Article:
Toyota Motor Corp.
) has decided to trim its production capacity in Japan by 10% to
3.1 million units by 2014 in order to cut its domestic output.
However, the company debarred itself for downsizing its workforce
in the country as a part of the plan.
Last week, the automaker has pacified its shareholders by
mentioning that it has recovered from the effects of disastrous
2011 due to the earthquake in Japan and severe floods in
In the fiscal year ended March 31, 2012, the company posted a
30.5% decline in profits to ¥283.56 billion ($3.7 billion) or
¥90.20 ($1.17) per share and a 2% fall in consolidated revenues to
¥18.58 trillion ($241.59 billion) due to the above-mentioned
disasters and appreciating yen.
However, the company still faces some serious headwinds.
Firstly, the issue of strengthening yen still prevails. The
has already indicated that Toyota's overall domestic capacity is
expected to fall to about 3.6 million units in 2012 compared with
3.9 million units before the global financial crisis in 2008.
Toyota aims to maintain annual domestic production at about 3
million vehicles, which is a 500,000 units decline from the current
Second are the looming power shortages in the country caused by
the meltdowns at Fukushima Daiichi nuclear power plant after the
earthquake. Currently, Japan's power generators are mainly run by
imported gas and fuel as all the nuclear reactors have been shut
down for routine safety checks due to the meltdown issue.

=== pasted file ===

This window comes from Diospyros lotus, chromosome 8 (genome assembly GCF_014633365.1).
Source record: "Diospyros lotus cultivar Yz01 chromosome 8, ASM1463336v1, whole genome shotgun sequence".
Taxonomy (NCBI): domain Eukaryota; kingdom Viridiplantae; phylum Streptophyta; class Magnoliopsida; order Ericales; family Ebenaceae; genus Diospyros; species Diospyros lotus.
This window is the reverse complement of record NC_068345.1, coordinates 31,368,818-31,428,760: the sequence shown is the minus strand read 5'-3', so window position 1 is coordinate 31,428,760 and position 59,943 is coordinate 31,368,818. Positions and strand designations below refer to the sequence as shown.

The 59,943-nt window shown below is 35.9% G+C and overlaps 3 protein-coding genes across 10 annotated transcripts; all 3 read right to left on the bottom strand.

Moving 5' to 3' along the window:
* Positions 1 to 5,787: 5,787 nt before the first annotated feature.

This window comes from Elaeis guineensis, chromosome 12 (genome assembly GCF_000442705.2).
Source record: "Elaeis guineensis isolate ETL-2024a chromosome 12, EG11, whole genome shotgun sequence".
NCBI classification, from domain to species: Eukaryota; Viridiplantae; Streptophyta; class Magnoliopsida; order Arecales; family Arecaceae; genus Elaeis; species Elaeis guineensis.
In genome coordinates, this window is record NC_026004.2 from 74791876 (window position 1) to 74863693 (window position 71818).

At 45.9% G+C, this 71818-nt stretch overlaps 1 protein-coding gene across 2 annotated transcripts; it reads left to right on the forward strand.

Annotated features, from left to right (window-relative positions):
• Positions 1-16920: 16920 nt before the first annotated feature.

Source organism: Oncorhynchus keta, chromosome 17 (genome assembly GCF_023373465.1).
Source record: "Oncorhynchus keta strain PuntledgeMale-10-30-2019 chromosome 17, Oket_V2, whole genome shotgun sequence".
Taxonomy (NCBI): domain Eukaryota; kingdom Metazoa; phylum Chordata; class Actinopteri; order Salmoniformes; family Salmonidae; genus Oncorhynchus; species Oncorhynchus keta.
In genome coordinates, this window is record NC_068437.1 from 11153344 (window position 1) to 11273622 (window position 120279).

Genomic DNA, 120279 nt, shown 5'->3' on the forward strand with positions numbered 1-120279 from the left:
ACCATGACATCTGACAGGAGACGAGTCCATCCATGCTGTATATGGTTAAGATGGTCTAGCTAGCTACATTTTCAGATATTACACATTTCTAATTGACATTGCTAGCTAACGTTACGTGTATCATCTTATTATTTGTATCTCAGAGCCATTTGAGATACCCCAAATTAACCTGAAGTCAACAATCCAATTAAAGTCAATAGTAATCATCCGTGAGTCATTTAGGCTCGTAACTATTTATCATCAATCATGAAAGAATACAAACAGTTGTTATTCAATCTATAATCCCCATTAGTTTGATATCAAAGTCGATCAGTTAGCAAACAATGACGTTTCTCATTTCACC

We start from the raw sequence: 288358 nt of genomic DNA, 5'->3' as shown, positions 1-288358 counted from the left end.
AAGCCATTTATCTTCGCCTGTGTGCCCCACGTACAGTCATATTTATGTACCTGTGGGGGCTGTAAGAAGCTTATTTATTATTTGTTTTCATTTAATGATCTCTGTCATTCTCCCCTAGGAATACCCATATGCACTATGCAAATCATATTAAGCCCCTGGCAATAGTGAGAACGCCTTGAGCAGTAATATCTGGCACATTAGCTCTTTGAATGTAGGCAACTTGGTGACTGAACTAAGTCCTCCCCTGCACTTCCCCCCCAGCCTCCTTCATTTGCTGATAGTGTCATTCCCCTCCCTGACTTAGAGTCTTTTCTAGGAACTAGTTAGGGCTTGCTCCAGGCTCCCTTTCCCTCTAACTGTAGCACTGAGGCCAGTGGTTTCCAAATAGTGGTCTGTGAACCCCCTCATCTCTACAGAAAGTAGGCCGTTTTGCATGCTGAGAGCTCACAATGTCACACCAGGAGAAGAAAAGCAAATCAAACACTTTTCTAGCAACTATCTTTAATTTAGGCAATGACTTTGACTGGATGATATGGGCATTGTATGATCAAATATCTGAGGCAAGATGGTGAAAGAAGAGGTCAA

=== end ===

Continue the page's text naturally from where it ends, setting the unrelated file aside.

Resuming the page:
The utility has already asked Toyota to bring down the power
consumption by 5%. So what led Toyota to make such an optimistic
statement of recovery despite the headwinds?
As far as resolving the issue of strong yen is concerned, the
company has decided to sell half of its targeted domestic
production in Japan and export the rest. The Japan Automobile
Manufacturers Association has predicted a 19% rise in vehicle
demand to 5 million vehicles in 2012 in stark contrast to a 15%
fall to 4.2 million vehicles in 2011.
Toyota intends to revive sales by launching new models and
redesigning its existing lineups. The company lost its No.1
General Motors Co.
) in terms of sales volumes in the U.S. As a result, the company
plans to increase its dependence on the non-U.S. markets,
especially the high growth emerging markets.
It aims to generate 50% of global sales from the emerging
markets by 2015, up from 45% presently. These would also help the
automaker face burgeoning automakers in the markets such as Korea's
Hyundai Motor Co.
) and Germany's
In this regard, we can recall the fiscal 2013 sales guidance
provided during its fiscal 2012 earnings release. The company has
projected consolidated vehicles sales to increase 1.35 million
units to 8.70 million units in the year. Consequently, the company
expects higher consolidated revenues of ¥22.00 trillion, operating
income of ¥1.00 trillion yen and profits of ¥760.0 billion for the
fiscal year compared with fiscal 2012.
Toyota has also taken steps to deal with the power crisis in
Japan. It has adopted several power saving measures including
installation of LED lightings and plans to boost power generation
on its own.
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